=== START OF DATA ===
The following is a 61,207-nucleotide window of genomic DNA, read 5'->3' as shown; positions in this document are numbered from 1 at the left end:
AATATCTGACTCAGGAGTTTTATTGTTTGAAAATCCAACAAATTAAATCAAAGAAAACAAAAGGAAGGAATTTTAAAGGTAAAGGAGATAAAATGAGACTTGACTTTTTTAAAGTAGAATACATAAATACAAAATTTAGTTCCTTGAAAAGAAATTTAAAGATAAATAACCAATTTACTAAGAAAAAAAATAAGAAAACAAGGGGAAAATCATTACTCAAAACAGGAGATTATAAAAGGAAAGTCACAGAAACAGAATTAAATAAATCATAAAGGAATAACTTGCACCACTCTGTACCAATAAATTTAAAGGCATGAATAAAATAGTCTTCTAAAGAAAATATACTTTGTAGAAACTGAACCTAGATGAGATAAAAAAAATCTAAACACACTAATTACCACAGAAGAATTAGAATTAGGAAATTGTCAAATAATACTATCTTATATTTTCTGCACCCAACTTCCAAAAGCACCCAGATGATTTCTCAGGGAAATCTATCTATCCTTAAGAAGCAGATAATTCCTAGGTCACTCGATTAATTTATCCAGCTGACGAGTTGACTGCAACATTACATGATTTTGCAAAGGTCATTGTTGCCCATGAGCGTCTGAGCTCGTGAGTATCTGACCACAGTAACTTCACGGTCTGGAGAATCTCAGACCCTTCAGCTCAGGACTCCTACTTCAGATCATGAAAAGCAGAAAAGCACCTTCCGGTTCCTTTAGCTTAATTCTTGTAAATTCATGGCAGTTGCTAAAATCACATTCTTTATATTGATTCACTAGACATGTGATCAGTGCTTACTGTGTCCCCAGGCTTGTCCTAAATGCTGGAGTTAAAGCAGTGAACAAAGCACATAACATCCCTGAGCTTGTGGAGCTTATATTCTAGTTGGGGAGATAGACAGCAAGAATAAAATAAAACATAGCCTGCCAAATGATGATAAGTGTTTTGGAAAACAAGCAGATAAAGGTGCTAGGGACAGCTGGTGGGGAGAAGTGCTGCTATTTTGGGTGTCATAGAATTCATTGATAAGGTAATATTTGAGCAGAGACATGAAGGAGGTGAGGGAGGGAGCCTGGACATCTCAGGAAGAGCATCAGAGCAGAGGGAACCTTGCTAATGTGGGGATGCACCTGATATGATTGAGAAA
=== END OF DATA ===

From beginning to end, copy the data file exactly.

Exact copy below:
The following is a 61,207-nucleotide window of genomic DNA, read 5'->3' as shown; positions in this document are numbered from 1 at the left end:
AATATCTGACTCAGGAGTTTTATTGTTTGAAAATCCAACAAATTAAATCAAAGAAAACAAAAGGAAGGAATTTTAAAGGTAAAGGAGATAAAATGAGACTTGACTTTTTTAAAGTAGAATACATAAATACAAAATTTAGTTCCTTGAAAAGAAATTTAAAGATAAATAACCAATTTACTAAGAAAAAAAATAAGAAAACAAGGGGAAAATCATTACTCAAAACAGGAGATTATAAAAGGAAAGTCACAGAAACAGAATTAAATAAATCATAAAGGAATAACTTGCACCACTCTGTACCAATAAATTTAAAGGCATGAATAAAATAGTCTTCTAAAGAAAATATACTTTGTAGAAACTGAACCTAGATGAGATAAAAAAAATCTAAACACACTAATTACCACAGAAGAATTAGAATTAGGAAATTGTCAAATAATACTATCTTATATTTTCTGCACCCAACTTCCAAAAGCACCCAGATGATTTCTCAGGGAAATCTATCTATCCTTAAGAAGCAGATAATTCCTAGGTCACTCGATTAATTTATCCAGCTGACGAGTTGACTGCAACATTACATGATTTTGCAAAGGTCATTGTTGCCCATGAGCGTCTGAGCTCGTGAGTATCTGACCACAGTAACTTCACGGTCTGGAGAATCTCAGACCCTTCAGCTCAGGACTCCTACTTCAGATCATGAAAAGCAGAAAAGCACCTTCCGGTTCCTTTAGCTTAATTCTTGTAAATTCATGGCAGTTGCTAAAATCACATTCTTTATATTGATTCACTAGACATGTGATCAGTGCTTACTGTGTCCCCAGGCTTGTCCTAAATGCTGGAGTTAAAGCAGTGAACAAAGCACATAACATCCCTGAGCTTGTGGAGCTTATATTCTAGTTGGGGAGATAGACAGCAAGAATAAAATAAAACATAGCCTGCCAAATGATGATAAGTGTTTTGGAAAACAAGCAGATAAAGGTGCTAGGGACAGCTGGTGGGGAGAAGTGCTGCTATTTTGGGTGTCATAGAATTCATTGATAAGGTAATATTTGAGCAGAGACATGAAGGAGGTGAGGGAGGGAGCCTGGACATCTCAGGAAGAGCATCAGAGCAGAGGGAACCTTGCTAATGTGGGGATGCACCTGATATGATTGAGAAA